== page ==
suspicious of media reports in which weather extremes are given
as proof of human-induced climate change. Weather extremes occur
somewhere all the time. For example, in the year 2000, in the
48 conterminous states, the U.S. experienced the coldest combined
November and December in 106 years. We've just again witnessed
a colder than average winter in the Eastern US with some record
snowfalls here and there, while the California mountains had one
of the coldest and snowiest April's ever. However, looking at
these events does not prove the country is experiencing global
cooling any more than a hot July represents global warming.
Has hot weather occurred before in the US?
In my region of Alabama, the 19 hottest summers of the past 108
years occurred prior to 1955. In the midwest, of the 10 worst
heatwaves, only two have occurred since 1970, and they are placed
7th and 8th. Hot weather has happened before and will happen again.
Such events do not prove climate change is occurring.
Similar findings appear from an examination of destructive
weather events. The intensity and frequency of hurricanes have
not increased. The intensity and frequency of tornadoes have not
increased. The same is true for thunderstorms and hail. (Let me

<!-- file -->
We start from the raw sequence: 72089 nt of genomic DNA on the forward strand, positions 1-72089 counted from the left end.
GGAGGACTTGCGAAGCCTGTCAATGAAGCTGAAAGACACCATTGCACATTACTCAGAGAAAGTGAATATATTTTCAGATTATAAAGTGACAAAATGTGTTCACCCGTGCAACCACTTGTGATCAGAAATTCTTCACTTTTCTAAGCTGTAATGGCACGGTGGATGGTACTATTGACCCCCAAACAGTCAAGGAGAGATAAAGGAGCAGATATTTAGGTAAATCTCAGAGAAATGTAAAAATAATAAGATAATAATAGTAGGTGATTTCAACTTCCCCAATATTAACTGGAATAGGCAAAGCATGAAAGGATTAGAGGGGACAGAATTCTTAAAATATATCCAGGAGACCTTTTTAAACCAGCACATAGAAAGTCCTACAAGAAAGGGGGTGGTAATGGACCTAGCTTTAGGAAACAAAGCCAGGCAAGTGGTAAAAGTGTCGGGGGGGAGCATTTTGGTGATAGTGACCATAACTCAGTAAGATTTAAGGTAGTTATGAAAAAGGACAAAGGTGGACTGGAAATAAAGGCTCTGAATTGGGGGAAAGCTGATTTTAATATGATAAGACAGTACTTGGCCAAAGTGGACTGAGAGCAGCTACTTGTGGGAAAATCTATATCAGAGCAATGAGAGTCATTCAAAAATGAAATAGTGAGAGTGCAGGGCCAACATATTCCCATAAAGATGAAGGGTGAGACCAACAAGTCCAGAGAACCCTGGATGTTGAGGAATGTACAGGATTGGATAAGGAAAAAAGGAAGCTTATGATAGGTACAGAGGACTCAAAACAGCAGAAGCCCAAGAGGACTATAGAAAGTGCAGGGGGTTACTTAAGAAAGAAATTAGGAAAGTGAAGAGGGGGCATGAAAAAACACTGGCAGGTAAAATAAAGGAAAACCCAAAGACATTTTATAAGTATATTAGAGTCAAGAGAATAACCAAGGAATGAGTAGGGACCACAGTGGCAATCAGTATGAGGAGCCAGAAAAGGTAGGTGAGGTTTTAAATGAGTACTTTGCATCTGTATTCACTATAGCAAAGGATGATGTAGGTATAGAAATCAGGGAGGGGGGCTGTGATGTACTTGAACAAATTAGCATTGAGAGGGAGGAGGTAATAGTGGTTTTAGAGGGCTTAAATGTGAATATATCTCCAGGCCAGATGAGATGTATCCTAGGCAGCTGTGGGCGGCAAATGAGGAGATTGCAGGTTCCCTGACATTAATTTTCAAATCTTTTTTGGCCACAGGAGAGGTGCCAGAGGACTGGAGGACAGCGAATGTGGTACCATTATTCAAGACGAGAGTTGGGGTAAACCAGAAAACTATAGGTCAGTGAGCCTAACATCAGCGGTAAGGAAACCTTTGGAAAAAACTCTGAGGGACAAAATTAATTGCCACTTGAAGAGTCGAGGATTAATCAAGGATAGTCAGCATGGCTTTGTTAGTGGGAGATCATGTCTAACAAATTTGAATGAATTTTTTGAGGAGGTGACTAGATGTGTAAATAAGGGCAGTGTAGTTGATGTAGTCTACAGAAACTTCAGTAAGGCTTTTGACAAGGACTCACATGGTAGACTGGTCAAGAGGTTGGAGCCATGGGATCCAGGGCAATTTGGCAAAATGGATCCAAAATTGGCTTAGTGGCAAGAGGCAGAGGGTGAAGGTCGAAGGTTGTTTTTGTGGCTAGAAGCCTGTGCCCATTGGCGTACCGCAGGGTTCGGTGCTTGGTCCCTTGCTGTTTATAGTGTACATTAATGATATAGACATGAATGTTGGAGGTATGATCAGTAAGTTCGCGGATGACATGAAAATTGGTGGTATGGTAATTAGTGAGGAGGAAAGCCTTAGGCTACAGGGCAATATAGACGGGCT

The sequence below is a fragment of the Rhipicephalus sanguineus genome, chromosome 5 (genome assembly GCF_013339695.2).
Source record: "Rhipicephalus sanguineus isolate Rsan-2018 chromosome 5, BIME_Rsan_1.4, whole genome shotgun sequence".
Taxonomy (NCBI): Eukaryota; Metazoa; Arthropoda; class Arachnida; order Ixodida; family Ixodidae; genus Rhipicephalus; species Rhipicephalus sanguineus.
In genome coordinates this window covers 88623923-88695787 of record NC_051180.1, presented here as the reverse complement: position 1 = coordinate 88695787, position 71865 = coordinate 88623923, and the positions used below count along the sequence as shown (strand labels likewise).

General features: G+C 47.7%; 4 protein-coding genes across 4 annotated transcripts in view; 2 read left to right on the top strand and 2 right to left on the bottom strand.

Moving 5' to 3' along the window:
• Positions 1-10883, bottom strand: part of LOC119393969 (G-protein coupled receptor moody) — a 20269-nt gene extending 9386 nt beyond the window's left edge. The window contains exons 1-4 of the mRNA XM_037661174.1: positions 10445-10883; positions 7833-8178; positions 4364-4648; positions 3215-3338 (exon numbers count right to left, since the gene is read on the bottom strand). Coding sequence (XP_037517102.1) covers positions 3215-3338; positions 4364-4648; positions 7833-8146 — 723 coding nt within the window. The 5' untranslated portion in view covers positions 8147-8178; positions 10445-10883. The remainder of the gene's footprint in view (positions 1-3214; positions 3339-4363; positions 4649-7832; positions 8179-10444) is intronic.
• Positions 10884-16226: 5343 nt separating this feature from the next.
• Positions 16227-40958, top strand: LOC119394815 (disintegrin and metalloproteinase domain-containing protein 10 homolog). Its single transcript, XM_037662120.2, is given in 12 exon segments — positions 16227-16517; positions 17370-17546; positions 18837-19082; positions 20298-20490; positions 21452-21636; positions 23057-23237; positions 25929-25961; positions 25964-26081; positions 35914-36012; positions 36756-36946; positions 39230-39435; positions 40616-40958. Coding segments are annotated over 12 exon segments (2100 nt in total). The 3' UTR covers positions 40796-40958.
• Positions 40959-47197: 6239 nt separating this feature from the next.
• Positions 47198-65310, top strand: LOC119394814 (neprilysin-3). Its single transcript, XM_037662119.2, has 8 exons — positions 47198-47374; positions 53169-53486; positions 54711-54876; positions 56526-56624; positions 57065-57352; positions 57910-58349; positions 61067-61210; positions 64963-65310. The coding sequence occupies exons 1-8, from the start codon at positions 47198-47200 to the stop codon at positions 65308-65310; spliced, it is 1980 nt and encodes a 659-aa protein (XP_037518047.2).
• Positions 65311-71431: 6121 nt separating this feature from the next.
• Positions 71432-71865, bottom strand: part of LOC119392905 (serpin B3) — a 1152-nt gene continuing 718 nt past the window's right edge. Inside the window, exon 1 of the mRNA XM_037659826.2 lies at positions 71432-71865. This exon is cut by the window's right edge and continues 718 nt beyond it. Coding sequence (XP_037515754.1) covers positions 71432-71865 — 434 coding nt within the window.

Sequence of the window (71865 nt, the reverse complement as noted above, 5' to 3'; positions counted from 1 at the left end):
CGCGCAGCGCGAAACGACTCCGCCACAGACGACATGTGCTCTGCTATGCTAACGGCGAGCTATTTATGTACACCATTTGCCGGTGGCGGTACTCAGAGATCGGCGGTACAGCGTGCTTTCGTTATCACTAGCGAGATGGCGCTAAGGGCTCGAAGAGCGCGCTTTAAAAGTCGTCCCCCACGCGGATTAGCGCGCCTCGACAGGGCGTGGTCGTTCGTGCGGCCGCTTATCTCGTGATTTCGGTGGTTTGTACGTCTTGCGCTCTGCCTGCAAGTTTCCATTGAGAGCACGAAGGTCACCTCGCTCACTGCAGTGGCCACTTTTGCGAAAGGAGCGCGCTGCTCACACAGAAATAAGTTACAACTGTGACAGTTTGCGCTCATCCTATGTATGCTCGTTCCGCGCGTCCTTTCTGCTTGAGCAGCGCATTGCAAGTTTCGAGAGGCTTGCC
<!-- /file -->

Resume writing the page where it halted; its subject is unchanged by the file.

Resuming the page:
quickly add that we now have more people and much more wealth
in the paths of these destructive events so that the losses have
certainly risen, but that is not due to climate change but to
progress.) Droughts and wet spells have not statistically increased
or decreased. In a paper published last year, I demonstrated from
a rigorously constructed temperature dataset for North Alabama
that summer temperatures there have actually declined since the
19th century. Similar
results have been found within states from California to Georgia.
One century is a relatively short time in
terms of climate time scales. When looking at proxy records of
the last 2000 years for drought in the Southwest, the record suggests
the worst droughts occurred prior to 1600. The dust bowl of the
1930's appears as a minor event on such a time scale. This should